reviews December 7, 2017

Book review: Design is a job

When I found out about this book, I was really curious. First of all, the author’s last name – Monteiro – caught my attention because it is likely to be Portuguese and second and most important reason, the book title. Short and straight to the point.

Thinking about it, I thought this was going to be a book praising designers and explaining to rest of the world why design/designers matter so much. And that’s part of why I wanted to read it, but I couldn’t have been more wrong (although Mike starts by telling exactly why he loves design and designers alike).

My first impression, upon reading the first few paragraphs, was that the author was cocky as hell and was full of himself. So I stopped reading it for some time and ended up forgetting it. This is until the other day when I decided to give it another try and could not stop until I finished it. And I ended up really liking what I initially thought as a stack of egocentric sh*t.

Reasons why I really liked this book after all:

1. It’s bulshit free

This was initially one of the reasons that made me dislike this book. I wasn’t accustomed to sarcasm and an “into your face” kind of approach outside fictional books.
But then I realized that Mike probably writes exactly like he thinks: bullshit free and that’s a positive thing. More people should be open like this, especially those who have been around time enough to know how things truly work and can teach something to the rest of us.

 2. It’s based on first-hand experiences

Along the book, you will find tons of advice on topics such as how much to charge for the work, presenting to and managing clients, amongst others. But what makes each chapter interesting, is that the author will give you an example from his own experience as a designer.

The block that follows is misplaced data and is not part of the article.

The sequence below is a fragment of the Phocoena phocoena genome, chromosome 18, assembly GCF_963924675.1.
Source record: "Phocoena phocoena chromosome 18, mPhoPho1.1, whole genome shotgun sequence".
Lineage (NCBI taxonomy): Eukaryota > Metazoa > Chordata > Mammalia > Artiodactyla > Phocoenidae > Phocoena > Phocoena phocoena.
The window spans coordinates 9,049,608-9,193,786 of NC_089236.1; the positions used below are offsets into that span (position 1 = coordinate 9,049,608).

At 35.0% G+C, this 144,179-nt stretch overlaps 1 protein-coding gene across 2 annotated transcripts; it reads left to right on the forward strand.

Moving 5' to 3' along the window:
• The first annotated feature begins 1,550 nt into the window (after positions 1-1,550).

When reading this book you feel like you can relate somehow and that you are not just following some theoretical hypothesis like on some school book.

 3. It has funny and quirky comments

Ok, I confess. I laugh at weird things and sometimes on inappropriate occasions. Maybe that’s why I found this book so funny or maybe not.
There are some uncommon (to say the least!) expressions to connect ideas along the chapters. My favorite one is this one: “And this will keep the tigers away from your genitals.”

4. Analyzes design from a true business point of view

There is always someone cheaper. Negotiate price, but don’t compete on price. Compete on quality, value, and fit.

Joking aside, this book can be an important tool if you’re a freelancer or if you are struggling with understanding how to do what you love and having a steading income at the same time.

It’s divided in a way that you can just jump ahead to the chapter that you need, but I would recommend reading it from cover to cover to get a full grasp of the business side of design and total knowledge on the subject.

After reading it, I felt like there’s much more involved that I haven’t considered before like contracts clauses, working with other designers and the importance of sticking to your work process.

So even if you already follow a business process, step by step, you could always use a reading or two to find some new perspective or even to rethink something that you are already doing.

5. Doesn’t patronize designers and/or the clients

Don’t get me wrong on this. Mike Monteiro is always defending his designer colleagues, but instead of sugarcoating them, he “talks” straight to their faces.
He breaks some excuses that are common: hiding behind portfolios, refusing to present to clients or blaming them for not understanding the work. Furthermore, he also comments on the animosity between designers:

Until designers stop treating each other with the catty competitiveness of contestants in a trashy reality TV show, and start supporting each others’ efforts, and figuring out how to complement each others’ skill sets, you cannot expect others to take you seriously.

In addition, in his point of view, clients must be acknowledged as an accountable part of the process. They are not to blame if you don’t tell them what is expected of them but they cannot treat you without respect even when they’re paying you.

Don’t work for someone who tries to make you feel they’re lowering themselves to work with you, even as a negotiation tactic. Good work comes from mutual respect.

Mike Monteiro

In conclusion, I learned a lot from reading this book and I have recommended it to some friends too. Because I also consider you as a friend (aren’t you?) I’ll tell you that you can find the book here.
Let me know if I lost my mind with this review or if Mike Monteiro is your kind of crazy.

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